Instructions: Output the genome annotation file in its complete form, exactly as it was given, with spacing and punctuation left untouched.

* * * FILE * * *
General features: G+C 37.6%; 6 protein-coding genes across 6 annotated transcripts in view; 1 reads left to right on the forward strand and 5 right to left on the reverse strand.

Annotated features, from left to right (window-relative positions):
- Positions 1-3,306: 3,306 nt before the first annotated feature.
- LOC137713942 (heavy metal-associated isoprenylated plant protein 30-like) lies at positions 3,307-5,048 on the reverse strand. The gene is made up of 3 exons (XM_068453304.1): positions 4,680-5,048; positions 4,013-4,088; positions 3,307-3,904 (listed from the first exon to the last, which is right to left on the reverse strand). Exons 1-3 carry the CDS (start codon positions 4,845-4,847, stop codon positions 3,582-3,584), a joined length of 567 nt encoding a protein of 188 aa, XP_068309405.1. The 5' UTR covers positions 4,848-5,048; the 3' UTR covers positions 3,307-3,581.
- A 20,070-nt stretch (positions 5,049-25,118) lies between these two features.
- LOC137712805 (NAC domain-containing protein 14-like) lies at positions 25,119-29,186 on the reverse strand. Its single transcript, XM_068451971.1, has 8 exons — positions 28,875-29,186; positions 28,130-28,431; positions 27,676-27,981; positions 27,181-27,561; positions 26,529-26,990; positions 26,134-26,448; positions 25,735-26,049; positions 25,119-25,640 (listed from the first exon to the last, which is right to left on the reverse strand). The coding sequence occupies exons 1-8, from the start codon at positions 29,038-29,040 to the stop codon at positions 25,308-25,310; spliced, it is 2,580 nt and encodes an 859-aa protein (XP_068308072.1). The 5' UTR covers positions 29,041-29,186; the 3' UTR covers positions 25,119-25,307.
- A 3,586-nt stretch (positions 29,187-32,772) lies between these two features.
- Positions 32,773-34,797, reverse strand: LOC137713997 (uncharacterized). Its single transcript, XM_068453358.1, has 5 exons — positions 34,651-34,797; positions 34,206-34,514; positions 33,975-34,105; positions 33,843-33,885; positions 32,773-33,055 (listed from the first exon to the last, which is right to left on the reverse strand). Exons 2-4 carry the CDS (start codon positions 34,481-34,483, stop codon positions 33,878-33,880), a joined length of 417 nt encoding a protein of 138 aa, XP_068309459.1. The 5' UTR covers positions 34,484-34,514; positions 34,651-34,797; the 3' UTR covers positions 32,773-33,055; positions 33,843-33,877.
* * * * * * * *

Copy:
General features: G+C 37.6%; 6 protein-coding genes across 6 annotated transcripts in view; 1 reads left to right on the forward strand and 5 right to left on the reverse strand.

Annotated features, from left to right (window-relative positions):
- Positions 1-3,306: 3,306 nt before the first annotated feature.
- LOC137713942 (heavy metal-associated isoprenylated plant protein 30-like) lies at positions 3,307-5,048 on the reverse strand. The gene is made up of 3 exons (XM_068453304.1): positions 4,680-5,048; positions 4,013-4,088; positions 3,307-3,904 (listed from the first exon to the last, which is right to left on the reverse strand). Exons 1-3 carry the CDS (start codon positions 4,845-4,847, stop codon positions 3,582-3,584), a joined length of 567 nt encoding a protein of 188 aa, XP_068309405.1. The 5' UTR covers positions 4,848-5,048; the 3' UTR covers positions 3,307-3,581.
- A 20,070-nt stretch (positions 5,049-25,118) lies between these two features.
- LOC137712805 (NAC domain-containing protein 14-like) lies at positions 25,119-29,186 on the reverse strand. Its single transcript, XM_068451971.1, has 8 exons — positions 28,875-29,186; positions 28,130-28,431; positions 27,676-27,981; positions 27,181-27,561; positions 26,529-26,990; positions 26,134-26,448; positions 25,735-26,049; positions 25,119-25,640 (listed from the first exon to the last, which is right to left on the reverse strand). The coding sequence occupies exons 1-8, from the start codon at positions 29,038-29,040 to the stop codon at positions 25,308-25,310; spliced, it is 2,580 nt and encodes an 859-aa protein (XP_068308072.1). The 5' UTR covers positions 29,041-29,186; the 3' UTR covers positions 25,119-25,307.
- A 3,586-nt stretch (positions 29,187-32,772) lies between these two features.
- Positions 32,773-34,797, reverse strand: LOC137713997 (uncharacterized). Its single transcript, XM_068453358.1, has 5 exons — positions 34,651-34,797; positions 34,206-34,514; positions 33,975-34,105; positions 33,843-33,885; positions 32,773-33,055 (listed from the first exon to the last, which is right to left on the reverse strand). Exons 2-4 carry the CDS (start codon positions 34,481-34,483, stop codon positions 33,878-33,880), a joined length of 417 nt encoding a protein of 138 aa, XP_068309459.1. The 5' UTR covers positions 34,484-34,514; positions 34,651-34,797; the 3' UTR covers positions 32,773-33,055; positions 33,843-33,877.